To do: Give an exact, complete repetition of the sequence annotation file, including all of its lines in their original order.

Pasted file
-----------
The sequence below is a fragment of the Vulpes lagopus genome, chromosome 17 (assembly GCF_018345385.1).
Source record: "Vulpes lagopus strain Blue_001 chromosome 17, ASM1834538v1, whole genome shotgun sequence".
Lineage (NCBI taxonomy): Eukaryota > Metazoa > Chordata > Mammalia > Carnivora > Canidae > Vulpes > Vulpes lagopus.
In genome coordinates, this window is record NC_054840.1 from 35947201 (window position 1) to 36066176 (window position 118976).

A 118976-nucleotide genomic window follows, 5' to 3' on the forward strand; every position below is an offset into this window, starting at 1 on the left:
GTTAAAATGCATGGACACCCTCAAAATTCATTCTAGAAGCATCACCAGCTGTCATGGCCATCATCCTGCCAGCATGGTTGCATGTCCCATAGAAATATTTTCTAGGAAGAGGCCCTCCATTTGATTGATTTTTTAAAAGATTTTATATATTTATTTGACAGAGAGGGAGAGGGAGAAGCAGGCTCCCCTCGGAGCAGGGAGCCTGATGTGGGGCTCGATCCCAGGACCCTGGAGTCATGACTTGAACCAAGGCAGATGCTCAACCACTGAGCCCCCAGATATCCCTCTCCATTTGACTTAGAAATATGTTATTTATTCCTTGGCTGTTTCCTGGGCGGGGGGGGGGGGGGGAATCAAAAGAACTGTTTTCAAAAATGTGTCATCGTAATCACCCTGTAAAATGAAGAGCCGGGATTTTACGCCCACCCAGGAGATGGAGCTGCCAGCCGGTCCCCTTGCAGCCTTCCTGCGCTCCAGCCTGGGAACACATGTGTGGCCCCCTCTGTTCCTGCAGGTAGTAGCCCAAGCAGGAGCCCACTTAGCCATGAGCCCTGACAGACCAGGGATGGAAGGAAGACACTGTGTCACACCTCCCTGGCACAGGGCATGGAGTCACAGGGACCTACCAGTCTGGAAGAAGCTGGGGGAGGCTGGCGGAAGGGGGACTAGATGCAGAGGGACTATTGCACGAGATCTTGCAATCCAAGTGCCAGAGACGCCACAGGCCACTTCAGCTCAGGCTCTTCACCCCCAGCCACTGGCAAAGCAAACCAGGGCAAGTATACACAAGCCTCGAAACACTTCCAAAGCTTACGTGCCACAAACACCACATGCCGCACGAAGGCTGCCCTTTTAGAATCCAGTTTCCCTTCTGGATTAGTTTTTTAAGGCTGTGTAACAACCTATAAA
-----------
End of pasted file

The sequence below is a fragment of the Vulpes lagopus genome, chromosome 17 (assembly GCF_018345385.1).
Source record: "Vulpes lagopus strain Blue_001 chromosome 17, ASM1834538v1, whole genome shotgun sequence".
Lineage (NCBI taxonomy): Eukaryota > Metazoa > Chordata > Mammalia > Carnivora > Canidae > Vulpes > Vulpes lagopus.
In genome coordinates, this window is record NC_054840.1 from 35947201 (window position 1) to 36066176 (window position 118976).

A 118976-nucleotide genomic window follows, 5' to 3' on the forward strand; every position below is an offset into this window, starting at 1 on the left:
GTTAAAATGCATGGACACCCTCAAAATTCATTCTAGAAGCATCACCAGCTGTCATGGCCATCATCCTGCCAGCATGGTTGCATGTCCCATAGAAATATTTTCTAGGAAGAGGCCCTCCATTTGATTGATTTTTTAAAAGATTTTATATATTTATTTGACAGAGAGGGAGAGGGAGAAGCAGGCTCCCCTCGGAGCAGGGAGCCTGATGTGGGGCTCGATCCCAGGACCCTGGAGTCATGACTTGAACCAAGGCAGATGCTCAACCACTGAGCCCCCAGATATCCCTCTCCATTTGACTTAGAAATATGTTATTTATTCCTTGGCTGTTTCCTGGGCGGGGGGGGGGGGGGGAATCAAAAGAACTGTTTTCAAAAATGTGTCATCGTAATCACCCTGTAAAATGAAGAGCCGGGATTTTACGCCCACCCAGGAGATGGAGCTGCCAGCCGGTCCCCTTGCAGCCTTCCTGCGCTCCAGCCTGGGAACACATGTGTGGCCCCCTCTGTTCCTGCAGGTAGTAGCCCAAGCAGGAGCCCACTTAGCCATGAGCCCTGACAGACCAGGGATGGAAGGAAGACACTGTGTCACACCTCCCTGGCACAGGGCATGGAGTCACAGGGACCTACCAGTCTGGAAGAAGCTGGGGGAGGCTGGCGGAAGGGGGACTAGATGCAGAGGGACTATTGCACGAGATCTTGCAATCCAAGTGCCAGAGACGCCACAGGCCACTTCAGCTCAGGCTCTTCACCCCCAGCCACTGGCAAAGCAAACCAGGGCAAGTATACACAAGCCTCGAAACACTTCCAAAGCTTACGTGCCACAAACACCACATGCCGCACGAAGGCTGCCCTTTTAGAATCCAGTTTCCCTTCTGGATTAGTTTTTTAAGGCTGTGTAACAACCTATAAA